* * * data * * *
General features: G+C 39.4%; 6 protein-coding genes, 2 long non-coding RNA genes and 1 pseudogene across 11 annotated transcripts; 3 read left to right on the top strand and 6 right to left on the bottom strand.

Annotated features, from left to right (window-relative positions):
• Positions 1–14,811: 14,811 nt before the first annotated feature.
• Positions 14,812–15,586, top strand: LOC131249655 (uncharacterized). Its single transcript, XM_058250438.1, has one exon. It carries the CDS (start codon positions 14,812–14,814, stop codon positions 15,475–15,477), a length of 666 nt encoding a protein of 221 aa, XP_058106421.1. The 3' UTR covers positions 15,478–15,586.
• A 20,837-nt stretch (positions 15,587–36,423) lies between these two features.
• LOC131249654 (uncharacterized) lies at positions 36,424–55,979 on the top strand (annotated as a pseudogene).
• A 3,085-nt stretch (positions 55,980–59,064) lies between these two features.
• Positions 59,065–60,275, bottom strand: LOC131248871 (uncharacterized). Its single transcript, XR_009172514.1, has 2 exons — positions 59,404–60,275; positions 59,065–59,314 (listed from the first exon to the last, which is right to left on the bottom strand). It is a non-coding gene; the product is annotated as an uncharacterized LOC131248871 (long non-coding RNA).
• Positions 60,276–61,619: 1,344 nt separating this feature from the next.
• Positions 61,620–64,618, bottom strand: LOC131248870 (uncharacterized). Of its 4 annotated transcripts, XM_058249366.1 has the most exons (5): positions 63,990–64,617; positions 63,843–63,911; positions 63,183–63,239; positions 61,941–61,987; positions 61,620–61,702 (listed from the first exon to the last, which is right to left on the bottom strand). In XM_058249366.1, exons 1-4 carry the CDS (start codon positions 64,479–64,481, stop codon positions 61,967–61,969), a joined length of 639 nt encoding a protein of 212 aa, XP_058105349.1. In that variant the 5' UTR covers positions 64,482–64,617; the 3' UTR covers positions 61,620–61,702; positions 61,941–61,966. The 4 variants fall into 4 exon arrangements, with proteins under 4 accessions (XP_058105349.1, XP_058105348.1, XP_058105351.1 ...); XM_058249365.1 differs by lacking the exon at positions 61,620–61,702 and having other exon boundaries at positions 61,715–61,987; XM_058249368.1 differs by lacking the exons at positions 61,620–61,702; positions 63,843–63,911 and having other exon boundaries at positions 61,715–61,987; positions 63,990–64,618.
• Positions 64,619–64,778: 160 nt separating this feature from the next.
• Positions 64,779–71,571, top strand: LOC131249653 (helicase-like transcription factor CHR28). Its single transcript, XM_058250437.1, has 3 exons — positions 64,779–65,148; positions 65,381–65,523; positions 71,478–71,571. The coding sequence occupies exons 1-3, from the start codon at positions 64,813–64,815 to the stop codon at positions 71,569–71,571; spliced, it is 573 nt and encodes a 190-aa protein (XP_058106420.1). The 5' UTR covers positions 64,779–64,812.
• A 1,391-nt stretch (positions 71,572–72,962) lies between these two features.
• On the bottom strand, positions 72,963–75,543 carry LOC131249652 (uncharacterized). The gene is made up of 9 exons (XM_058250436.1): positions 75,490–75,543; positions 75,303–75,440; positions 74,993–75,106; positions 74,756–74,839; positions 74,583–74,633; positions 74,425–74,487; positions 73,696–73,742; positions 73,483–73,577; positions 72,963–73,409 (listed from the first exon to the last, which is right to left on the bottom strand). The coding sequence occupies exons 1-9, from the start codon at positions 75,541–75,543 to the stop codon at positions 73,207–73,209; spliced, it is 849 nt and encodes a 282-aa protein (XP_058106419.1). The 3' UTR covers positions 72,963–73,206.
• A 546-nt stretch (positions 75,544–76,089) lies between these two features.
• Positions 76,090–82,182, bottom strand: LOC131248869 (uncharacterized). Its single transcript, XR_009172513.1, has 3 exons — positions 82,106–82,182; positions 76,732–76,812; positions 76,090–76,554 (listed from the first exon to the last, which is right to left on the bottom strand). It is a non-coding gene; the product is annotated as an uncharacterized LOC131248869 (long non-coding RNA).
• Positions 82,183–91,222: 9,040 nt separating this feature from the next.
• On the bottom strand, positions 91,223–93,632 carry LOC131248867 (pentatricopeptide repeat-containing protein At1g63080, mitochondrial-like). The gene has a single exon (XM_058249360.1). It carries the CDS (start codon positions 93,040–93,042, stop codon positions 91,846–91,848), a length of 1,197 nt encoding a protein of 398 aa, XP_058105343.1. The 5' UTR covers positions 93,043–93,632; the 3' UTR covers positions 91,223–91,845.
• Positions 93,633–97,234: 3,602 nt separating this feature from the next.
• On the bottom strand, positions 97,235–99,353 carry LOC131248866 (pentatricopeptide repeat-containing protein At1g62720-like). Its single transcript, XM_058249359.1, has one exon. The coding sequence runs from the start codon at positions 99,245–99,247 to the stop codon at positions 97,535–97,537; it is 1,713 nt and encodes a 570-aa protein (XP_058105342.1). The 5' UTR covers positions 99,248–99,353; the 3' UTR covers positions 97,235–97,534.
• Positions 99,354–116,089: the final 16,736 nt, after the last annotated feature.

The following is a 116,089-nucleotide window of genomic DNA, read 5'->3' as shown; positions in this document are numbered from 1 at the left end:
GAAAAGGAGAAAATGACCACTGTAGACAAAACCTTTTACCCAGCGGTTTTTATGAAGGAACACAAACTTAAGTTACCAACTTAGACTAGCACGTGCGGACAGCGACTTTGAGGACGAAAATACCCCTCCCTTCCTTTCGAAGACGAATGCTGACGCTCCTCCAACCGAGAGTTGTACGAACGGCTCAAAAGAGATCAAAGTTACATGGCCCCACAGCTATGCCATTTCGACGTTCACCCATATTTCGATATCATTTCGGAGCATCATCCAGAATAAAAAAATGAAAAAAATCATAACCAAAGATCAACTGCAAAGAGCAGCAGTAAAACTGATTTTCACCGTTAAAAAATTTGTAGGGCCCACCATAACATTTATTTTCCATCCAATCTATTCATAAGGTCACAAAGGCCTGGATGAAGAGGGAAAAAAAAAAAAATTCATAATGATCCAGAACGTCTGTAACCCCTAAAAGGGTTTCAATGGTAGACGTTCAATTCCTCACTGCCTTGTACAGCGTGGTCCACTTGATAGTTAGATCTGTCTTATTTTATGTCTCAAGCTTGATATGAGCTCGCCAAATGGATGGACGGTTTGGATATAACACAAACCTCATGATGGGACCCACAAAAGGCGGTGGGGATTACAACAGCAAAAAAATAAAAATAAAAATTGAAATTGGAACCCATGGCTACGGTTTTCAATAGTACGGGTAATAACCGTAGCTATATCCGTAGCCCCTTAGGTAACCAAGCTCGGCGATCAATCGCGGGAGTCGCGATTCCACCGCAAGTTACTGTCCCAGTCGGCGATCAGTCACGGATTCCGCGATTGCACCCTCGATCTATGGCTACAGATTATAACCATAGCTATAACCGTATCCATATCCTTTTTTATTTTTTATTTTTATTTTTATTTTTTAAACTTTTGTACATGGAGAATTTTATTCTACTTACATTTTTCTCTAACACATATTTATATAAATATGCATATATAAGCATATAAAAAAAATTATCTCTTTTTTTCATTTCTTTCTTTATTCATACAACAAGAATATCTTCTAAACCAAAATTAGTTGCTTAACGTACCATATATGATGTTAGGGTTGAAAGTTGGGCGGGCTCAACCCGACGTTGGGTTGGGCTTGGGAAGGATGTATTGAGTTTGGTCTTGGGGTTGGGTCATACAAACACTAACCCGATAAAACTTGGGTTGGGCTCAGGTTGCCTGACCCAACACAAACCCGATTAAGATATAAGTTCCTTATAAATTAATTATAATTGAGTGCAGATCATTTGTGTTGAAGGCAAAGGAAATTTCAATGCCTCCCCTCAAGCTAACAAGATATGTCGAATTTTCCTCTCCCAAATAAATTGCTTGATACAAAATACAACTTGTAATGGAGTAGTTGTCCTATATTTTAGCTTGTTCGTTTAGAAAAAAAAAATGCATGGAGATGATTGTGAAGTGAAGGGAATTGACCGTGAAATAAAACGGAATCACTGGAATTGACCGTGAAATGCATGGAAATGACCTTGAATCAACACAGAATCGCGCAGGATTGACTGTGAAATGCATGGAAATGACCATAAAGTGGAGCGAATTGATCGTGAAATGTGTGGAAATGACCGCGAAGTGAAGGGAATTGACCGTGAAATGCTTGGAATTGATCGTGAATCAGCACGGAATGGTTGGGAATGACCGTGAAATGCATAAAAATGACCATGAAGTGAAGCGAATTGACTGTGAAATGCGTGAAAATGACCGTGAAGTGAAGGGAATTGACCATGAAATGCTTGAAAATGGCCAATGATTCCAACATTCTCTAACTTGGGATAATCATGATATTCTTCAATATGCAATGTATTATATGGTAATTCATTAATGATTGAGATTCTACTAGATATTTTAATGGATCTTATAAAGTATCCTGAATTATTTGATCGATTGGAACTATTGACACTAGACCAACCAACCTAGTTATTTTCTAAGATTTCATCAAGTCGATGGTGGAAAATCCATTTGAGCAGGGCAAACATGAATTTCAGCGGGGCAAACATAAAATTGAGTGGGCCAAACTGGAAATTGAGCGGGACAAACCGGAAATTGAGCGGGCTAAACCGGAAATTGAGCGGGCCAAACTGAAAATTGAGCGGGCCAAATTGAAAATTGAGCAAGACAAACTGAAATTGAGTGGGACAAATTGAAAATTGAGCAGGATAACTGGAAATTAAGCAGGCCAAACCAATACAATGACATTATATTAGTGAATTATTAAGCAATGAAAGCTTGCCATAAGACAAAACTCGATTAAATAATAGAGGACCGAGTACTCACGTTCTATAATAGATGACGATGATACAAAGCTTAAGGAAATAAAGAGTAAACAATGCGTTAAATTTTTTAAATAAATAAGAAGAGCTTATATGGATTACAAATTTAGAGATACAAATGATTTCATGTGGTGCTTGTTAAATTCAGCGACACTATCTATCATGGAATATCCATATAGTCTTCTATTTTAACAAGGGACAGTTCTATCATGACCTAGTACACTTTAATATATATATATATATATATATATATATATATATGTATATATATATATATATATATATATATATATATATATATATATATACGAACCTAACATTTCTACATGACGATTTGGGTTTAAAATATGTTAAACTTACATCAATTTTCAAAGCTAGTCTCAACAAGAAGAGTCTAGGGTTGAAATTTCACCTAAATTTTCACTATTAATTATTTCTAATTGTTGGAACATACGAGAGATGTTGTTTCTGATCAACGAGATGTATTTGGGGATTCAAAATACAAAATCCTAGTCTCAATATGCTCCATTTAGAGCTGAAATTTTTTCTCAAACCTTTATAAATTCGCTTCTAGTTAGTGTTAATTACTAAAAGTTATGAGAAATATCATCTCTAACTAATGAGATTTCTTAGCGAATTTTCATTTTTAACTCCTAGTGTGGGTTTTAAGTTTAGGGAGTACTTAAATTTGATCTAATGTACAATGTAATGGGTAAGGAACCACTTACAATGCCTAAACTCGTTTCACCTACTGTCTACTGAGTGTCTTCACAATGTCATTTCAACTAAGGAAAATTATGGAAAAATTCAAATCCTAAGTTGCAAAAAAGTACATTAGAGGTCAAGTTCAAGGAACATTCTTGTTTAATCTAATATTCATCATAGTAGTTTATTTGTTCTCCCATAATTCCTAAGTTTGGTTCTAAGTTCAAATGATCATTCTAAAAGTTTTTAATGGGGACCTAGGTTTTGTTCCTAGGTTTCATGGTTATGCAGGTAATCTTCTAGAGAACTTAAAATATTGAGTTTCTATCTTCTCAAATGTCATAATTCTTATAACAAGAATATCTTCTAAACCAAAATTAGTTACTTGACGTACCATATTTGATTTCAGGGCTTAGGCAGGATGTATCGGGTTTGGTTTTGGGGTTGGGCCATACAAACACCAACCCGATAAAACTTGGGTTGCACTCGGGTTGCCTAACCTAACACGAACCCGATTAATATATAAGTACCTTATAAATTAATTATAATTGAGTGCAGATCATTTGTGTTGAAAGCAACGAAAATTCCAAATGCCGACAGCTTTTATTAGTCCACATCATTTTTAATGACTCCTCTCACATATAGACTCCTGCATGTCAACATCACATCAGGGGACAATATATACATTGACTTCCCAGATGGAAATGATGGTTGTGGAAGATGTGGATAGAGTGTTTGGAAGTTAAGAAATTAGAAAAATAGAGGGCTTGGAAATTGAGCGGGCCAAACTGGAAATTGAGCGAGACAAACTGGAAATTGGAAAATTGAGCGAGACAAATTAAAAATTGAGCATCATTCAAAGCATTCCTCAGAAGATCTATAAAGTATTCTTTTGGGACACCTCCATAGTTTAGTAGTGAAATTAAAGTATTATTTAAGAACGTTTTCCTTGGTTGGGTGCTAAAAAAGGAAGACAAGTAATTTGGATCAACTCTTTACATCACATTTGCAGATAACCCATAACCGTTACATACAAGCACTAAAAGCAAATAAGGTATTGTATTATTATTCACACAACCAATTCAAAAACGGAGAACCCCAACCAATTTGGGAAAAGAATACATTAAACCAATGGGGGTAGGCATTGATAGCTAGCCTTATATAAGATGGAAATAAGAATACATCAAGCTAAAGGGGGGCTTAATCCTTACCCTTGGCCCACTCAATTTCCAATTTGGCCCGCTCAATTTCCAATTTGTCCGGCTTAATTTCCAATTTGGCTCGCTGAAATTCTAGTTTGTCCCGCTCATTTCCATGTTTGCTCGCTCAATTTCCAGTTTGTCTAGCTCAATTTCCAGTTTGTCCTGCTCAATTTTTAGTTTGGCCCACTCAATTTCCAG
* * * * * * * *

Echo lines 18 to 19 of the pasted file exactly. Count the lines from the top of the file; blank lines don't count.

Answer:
• On the bottom strand, positions 91,223–93,632 carry LOC131248867 (pentatricopeptide repeat-containing protein At1g63080, mitochondrial-like). The gene has a single exon (XM_058249360.1). It carries the CDS (start codon positions 93,040–93,042, stop codon positions 91,846–91,848), a length of 1,197 nt encoding a protein of 398 aa, XP_058105343.1. The 5' UTR covers positions 93,043–93,632; the 3' UTR covers positions 91,223–91,845.
• Positions 93,633–97,234: 3,602 nt separating this feature from the next.